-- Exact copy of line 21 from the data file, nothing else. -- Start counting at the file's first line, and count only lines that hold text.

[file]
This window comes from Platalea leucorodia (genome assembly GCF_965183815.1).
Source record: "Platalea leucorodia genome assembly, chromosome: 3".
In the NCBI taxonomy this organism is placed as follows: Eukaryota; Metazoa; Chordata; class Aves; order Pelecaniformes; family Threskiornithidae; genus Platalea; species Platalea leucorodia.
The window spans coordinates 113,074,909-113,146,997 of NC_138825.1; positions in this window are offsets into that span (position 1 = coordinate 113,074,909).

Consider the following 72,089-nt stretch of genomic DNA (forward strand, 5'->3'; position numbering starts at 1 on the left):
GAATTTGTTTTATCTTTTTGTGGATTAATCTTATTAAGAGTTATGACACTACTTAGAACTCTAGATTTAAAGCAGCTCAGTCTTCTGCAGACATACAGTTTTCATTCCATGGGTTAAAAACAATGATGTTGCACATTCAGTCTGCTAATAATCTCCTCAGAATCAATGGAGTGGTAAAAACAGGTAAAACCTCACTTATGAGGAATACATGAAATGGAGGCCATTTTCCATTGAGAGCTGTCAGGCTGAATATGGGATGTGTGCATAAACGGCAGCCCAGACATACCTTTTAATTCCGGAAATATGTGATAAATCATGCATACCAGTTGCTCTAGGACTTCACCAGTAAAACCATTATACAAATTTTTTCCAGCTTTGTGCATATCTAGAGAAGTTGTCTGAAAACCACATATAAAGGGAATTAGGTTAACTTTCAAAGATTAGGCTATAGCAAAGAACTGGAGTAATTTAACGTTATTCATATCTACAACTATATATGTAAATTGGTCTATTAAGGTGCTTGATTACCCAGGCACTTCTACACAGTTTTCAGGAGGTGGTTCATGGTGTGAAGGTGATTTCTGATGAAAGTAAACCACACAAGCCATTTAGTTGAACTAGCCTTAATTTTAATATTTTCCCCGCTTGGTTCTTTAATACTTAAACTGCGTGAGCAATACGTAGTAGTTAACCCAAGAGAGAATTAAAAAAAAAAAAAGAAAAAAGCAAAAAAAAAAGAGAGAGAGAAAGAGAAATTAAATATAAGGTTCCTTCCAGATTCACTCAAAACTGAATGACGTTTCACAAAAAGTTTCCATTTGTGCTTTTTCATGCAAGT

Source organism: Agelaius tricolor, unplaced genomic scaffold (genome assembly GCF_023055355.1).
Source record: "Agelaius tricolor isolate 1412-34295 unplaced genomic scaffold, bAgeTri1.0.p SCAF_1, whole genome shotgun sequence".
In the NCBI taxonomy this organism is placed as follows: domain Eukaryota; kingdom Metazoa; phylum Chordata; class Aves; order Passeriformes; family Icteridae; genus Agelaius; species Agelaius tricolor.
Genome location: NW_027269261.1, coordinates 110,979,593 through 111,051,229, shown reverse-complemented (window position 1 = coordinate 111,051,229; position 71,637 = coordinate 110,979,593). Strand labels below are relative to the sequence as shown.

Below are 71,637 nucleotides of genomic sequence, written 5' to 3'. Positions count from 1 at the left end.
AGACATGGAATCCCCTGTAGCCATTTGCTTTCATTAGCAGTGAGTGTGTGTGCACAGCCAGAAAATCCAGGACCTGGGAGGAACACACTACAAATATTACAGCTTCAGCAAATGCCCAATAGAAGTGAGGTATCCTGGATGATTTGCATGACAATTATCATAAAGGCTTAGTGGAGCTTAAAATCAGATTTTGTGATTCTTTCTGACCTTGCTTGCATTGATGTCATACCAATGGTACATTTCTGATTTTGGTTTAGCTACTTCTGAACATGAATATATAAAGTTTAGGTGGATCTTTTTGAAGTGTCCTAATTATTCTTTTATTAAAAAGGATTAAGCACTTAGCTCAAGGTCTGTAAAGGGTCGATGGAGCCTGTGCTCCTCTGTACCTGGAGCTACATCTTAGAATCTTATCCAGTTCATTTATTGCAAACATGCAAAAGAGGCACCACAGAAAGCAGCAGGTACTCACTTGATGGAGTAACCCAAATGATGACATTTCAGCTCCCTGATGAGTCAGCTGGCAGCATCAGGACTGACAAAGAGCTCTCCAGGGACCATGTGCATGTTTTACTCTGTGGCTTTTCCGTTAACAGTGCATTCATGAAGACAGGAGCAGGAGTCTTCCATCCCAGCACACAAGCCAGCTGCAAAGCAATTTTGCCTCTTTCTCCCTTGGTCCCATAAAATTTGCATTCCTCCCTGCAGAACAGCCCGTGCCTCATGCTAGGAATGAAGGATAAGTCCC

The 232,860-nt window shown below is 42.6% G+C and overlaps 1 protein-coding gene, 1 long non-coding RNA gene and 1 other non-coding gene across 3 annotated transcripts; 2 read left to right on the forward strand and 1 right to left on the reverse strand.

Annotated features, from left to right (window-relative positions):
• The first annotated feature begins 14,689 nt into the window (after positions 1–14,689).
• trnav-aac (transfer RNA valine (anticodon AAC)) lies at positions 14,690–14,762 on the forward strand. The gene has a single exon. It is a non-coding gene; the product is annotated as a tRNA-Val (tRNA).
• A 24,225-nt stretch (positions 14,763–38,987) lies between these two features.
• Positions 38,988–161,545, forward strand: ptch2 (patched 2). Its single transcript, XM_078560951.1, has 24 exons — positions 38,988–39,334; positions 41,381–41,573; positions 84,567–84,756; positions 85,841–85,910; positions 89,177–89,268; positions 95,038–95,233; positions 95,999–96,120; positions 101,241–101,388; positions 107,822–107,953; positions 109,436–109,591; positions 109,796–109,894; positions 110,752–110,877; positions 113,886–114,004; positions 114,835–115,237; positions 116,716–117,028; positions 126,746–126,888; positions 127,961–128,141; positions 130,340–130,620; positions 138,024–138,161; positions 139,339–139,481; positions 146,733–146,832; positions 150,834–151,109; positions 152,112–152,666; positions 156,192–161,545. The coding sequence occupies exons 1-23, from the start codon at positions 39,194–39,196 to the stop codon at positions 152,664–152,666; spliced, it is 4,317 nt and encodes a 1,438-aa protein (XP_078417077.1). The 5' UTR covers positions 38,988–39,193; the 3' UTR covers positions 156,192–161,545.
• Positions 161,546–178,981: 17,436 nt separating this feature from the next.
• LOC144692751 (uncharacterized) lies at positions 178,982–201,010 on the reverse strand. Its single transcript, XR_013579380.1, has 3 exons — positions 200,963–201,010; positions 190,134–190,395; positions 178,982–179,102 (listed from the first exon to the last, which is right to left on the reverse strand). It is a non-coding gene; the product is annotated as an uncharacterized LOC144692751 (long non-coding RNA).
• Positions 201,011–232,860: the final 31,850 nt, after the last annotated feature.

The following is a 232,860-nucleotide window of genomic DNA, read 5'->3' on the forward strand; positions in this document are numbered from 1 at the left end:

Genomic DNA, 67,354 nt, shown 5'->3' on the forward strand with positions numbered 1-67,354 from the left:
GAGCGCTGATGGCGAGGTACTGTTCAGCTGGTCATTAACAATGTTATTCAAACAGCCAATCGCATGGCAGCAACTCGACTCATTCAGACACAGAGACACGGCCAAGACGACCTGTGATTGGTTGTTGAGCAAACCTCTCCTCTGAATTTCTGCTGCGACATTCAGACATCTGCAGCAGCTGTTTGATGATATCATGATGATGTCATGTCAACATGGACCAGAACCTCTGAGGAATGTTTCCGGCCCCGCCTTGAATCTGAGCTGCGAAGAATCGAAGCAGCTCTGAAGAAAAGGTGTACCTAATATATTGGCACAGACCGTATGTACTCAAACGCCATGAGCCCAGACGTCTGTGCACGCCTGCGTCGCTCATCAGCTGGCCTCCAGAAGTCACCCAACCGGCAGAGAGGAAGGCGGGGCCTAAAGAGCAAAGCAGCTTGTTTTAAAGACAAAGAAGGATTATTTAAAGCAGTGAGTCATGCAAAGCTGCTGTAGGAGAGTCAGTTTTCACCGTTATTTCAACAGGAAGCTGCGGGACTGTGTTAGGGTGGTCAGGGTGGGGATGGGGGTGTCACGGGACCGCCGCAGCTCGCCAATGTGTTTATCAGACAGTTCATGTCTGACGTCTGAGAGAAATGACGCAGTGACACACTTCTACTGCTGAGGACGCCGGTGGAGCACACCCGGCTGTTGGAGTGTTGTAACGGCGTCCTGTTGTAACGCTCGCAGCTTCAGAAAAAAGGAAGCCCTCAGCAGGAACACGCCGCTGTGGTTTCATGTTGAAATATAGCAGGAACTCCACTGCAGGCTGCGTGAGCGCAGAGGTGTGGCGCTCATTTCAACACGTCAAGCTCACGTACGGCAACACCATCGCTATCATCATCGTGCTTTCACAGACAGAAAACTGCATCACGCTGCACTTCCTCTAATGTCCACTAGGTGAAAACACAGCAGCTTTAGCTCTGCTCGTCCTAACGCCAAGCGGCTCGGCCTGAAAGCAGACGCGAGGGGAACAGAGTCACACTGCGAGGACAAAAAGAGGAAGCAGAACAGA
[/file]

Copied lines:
• Positions 201,011–232,860: the final 31,850 nt, after the last annotated feature.